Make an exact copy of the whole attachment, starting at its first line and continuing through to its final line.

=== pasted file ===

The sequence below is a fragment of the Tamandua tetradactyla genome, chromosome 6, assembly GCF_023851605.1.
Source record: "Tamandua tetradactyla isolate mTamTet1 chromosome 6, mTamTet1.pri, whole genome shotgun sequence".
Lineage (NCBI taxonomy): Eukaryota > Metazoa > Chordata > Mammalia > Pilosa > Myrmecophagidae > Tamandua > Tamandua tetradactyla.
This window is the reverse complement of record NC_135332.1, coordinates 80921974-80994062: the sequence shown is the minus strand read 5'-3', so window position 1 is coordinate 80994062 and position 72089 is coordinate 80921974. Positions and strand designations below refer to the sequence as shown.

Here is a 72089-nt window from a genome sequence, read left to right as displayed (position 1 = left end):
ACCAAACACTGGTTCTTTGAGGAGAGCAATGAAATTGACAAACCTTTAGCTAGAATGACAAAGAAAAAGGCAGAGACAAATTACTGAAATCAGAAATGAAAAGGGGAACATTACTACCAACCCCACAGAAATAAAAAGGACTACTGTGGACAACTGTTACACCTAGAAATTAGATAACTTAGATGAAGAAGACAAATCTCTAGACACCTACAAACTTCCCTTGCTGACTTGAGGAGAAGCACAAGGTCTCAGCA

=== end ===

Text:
The sequence below is a fragment of the Tamandua tetradactyla genome, chromosome 6, assembly GCF_023851605.1.
Source record: "Tamandua tetradactyla isolate mTamTet1 chromosome 6, mTamTet1.pri, whole genome shotgun sequence".
Lineage (NCBI taxonomy): Eukaryota > Metazoa > Chordata > Mammalia > Pilosa > Myrmecophagidae > Tamandua > Tamandua tetradactyla.
This window is the reverse complement of record NC_135332.1, coordinates 80921974-80994062: the sequence shown is the minus strand read 5'-3', so window position 1 is coordinate 80994062 and position 72089 is coordinate 80921974. Positions and strand designations below refer to the sequence as shown.

Here is a 72089-nt window from a genome sequence, read left to right as displayed (position 1 = left end):
ACCAAACACTGGTTCTTTGAGGAGAGCAATGAAATTGACAAACCTTTAGCTAGAATGACAAAGAAAAAGGCAGAGACAAATTACTGAAATCAGAAATGAAAAGGGGAACATTACTACCAACCCCACAGAAATAAAAAGGACTACTGTGGACAACTGTTACACCTAGAAATTAGATAACTTAGATGAAGAAGACAAATCTCTAGACACCTACAAACTTCCCTTGCTGACTTGAGGAGAAGCACAAGGTCTCAGCA